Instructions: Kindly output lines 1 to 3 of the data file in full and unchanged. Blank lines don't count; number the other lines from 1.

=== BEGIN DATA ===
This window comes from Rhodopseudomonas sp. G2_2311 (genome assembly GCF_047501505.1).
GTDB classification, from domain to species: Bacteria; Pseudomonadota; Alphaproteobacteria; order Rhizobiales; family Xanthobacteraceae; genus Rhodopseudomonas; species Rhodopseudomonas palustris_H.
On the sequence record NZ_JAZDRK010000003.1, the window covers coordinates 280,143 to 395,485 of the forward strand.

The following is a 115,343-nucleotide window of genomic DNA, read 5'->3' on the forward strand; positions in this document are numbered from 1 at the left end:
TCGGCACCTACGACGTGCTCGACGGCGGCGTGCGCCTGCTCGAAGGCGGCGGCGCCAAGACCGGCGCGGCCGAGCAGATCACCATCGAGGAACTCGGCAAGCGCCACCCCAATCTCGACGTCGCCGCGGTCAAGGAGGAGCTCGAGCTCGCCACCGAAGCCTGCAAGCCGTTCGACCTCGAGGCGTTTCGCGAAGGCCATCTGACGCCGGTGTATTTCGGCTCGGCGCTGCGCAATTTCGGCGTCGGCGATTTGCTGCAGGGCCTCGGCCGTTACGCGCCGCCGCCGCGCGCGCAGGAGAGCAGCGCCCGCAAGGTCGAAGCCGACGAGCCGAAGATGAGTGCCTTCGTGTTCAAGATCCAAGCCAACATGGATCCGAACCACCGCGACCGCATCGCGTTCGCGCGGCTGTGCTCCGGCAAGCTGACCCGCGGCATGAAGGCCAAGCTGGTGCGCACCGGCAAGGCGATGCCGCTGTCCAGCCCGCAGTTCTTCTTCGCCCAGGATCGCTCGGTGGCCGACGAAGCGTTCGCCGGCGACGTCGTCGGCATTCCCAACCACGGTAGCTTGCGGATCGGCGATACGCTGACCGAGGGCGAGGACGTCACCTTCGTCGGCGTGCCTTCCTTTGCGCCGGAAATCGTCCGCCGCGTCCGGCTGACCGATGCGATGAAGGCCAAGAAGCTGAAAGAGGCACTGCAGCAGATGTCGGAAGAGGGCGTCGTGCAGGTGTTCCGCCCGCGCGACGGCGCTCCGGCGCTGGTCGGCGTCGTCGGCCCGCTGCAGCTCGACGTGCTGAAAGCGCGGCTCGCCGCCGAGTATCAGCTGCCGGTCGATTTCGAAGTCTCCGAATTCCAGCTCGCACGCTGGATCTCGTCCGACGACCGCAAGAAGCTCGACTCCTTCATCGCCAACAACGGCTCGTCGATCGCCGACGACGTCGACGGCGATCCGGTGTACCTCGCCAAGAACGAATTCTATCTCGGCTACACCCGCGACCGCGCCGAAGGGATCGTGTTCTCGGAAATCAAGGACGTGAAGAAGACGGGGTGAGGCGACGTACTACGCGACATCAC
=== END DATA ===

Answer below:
This window comes from Rhodopseudomonas sp. G2_2311 (genome assembly GCF_047501505.1).
GTDB classification, from domain to species: Bacteria; Pseudomonadota; Alphaproteobacteria; order Rhizobiales; family Xanthobacteraceae; genus Rhodopseudomonas; species Rhodopseudomonas palustris_H.
On the sequence record NZ_JAZDRK010000003.1, the window covers coordinates 280,143 to 395,485 of the forward strand.